One of our leading gene therapy platforms, which employs adeno-associated viruses (AAVs), is a case in point. We use these benign viruses to deliver genes to cells inside the body. The goal is to repair them with a one-time treatment. In 2019, our AAV-based therapy Zolgensma was approved in the US for certain patients with a devastating neurodevelopmental disease called spinal muscular atrophy (SMA). We maintained momentum in 2020 by launching the drug in additional markets and continuing our efforts to develop an intrathecal formulation for use in older SMA patients.
We also expanded our AAV manufacturing capacity while advancing experimental AAV-based therapies for additional neurodegenerative diseases toward clinical testing. We made deals with biotechnology companies Dyno Therapeutics and Sangamo Therapeutics to explore new ways to engineer and use AAVs.
Another gene therapy platform involves a set of programmable molecular “scissors” called CRISPR. The idea is to permanently change cells by precisely snipping the DNA that’s found deep inside them. We’re developing a potential treatment for sickle cell disease with CRISPR technology licensed from Intellia Therapeutics. In 2020, patients began enrolling in a small clinical trial designed to test the treatment. It’s a gene therapy, but it’s also a cell therapy because cells are removed from the body and modified in a lab to generate the drug.
All of this work builds on our early successes with chimeric antigen receptor T-cell (CAR-T) therapy. Our flagship CAR-T therapy, Kymriah, was the first gene therapy approved in the US. It’s also a cell therapy: A patient’s T-cells are extracted and reprogrammed to recognize and fight cancer cells before being infused back into the body.
We’re designing new CAR-T therapies and exploring how to overcome resistance and relapse in a variety of difficult-to-treat cancers. We’re also piloting a new manufacturing platform that has the potential for higher efficiencies, shorter turnaround times and better outcomes. Our experimental treatments YTB323 and PHE885, manufactured using our innovative platform technology, recently entered clinical testing. In parallel, we’re optimizing the manufacturing process for Kymriah.
Another important platform is radioligand therapy, a targeted approach that has the potential to become a pillar of cancer treatment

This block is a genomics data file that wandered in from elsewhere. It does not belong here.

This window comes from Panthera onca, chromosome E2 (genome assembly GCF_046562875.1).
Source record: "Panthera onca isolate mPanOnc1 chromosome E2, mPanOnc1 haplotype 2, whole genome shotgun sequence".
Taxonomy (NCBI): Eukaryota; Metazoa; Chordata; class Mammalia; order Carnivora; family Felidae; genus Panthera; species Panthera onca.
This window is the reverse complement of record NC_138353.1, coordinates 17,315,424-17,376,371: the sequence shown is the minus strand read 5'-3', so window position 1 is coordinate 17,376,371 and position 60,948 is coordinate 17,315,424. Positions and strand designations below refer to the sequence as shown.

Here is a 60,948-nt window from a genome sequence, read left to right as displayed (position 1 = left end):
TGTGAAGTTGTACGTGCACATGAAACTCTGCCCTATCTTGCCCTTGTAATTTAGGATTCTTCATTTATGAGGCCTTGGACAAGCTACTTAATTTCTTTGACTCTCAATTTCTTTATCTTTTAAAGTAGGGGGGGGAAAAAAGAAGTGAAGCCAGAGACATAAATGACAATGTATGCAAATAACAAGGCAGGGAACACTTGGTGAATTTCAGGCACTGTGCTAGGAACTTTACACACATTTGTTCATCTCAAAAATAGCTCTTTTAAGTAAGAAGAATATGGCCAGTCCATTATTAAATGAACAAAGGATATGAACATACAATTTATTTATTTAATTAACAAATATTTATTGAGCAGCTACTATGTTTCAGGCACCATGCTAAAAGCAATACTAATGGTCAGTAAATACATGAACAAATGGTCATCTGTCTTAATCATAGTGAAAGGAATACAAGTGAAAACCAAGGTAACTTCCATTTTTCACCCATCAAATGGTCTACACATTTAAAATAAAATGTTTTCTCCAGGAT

Another important platform is radioligand therapy, a targeted approach that has the potential to become a pillar of cancer treatment. Each therapy consists of radioactive atoms that emit energy combined with molecules that can recognize and bind to specific types of cancer cells, no matter where they are in the body.
Our radioligand therapy, Lutathera, which is marketed by a Novartis company called Advanced Accelerator Applications, is approved for certain gastroenteropancreatic neuroendocrine tumors, which are rare. Teams are now testing the approach in more common cancers. For example, our experimental treatment177Lu-PSMA-617 is currently in a pivotal clinical trial for an advanced form of prostate cancer. We expect to report results in 2021.
We’re also exploring ways to use RNA-targeting therapeutics to treat disease. These molecules recognize and initiate the degradation of mRNA, which carries instructions for protein synthesis from DNA, thereby blocking the production of specific proteins thought to be involved in causing disease. We received approval in the EU in December to market a small-interfering RNA molecule called Leqvio (inclisiran) for the treatment of primary hypercholesterolemia (high cholesterol) and mixed dyslipidemia. We are pursuing approval of inclisiran in the US and other markets. Three large clinical trials demonstrated that it significantly reduces LDL cholesterol in patients with the condition. Inclisiran was licensed from Alnylam Pharmaceuticals, Inc. and developed in collaboration with The Medicines Company, which Novartis acquired in early 2020.